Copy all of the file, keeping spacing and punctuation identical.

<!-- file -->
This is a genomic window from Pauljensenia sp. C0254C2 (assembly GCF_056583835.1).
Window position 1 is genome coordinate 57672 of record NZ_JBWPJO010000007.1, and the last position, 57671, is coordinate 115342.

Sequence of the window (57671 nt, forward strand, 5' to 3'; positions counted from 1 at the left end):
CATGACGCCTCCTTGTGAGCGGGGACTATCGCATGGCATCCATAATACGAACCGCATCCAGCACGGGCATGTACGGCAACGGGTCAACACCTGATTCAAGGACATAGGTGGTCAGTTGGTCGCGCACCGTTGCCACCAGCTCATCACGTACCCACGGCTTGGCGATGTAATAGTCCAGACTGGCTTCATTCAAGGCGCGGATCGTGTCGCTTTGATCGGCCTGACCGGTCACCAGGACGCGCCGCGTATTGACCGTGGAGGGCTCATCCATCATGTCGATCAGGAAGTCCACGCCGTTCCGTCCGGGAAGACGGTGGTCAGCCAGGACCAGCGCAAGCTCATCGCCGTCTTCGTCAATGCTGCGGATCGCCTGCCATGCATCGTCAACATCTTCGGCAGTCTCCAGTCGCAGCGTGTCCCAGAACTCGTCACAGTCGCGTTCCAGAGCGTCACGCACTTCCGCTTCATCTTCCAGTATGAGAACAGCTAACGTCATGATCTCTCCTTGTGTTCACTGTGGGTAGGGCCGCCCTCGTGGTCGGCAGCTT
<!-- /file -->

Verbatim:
This is a genomic window from Pauljensenia sp. C0254C2 (assembly GCF_056583835.1).
Window position 1 is genome coordinate 57672 of record NZ_JBWPJO010000007.1, and the last position, 57671, is coordinate 115342.

Sequence of the window (57671 nt, forward strand, 5' to 3'; positions counted from 1 at the left end):
CATGACGCCTCCTTGTGAGCGGGGACTATCGCATGGCATCCATAATACGAACCGCATCCAGCACGGGCATGTACGGCAACGGGTCAACACCTGATTCAAGGACATAGGTGGTCAGTTGGTCGCGCACCGTTGCCACCAGCTCATCACGTACCCACGGCTTGGCGATGTAATAGTCCAGACTGGCTTCATTCAAGGCGCGGATCGTGTCGCTTTGATCGGCCTGACCGGTCACCAGGACGCGCCGCGTATTGACCGTGGAGGGCTCATCCATCATGTCGATCAGGAAGTCCACGCCGTTCCGTCCGGGAAGACGGTGGTCAGCCAGGACCAGCGCAAGCTCATCGCCGTCTTCGTCAATGCTGCGGATCGCCTGCCATGCATCGTCAACATCTTCGGCAGTCTCCAGTCGCAGCGTGTCCCAGAACTCGTCACAGTCGCGTTCCAGAGCGTCACGCACTTCCGCTTCATCTTCCAGTATGAGAACAGCTAACGTCATGATCTCTCCTTGTGTTCACTGTGGGTAGGGCCGCCCTCGTGGTCGGCAGCTT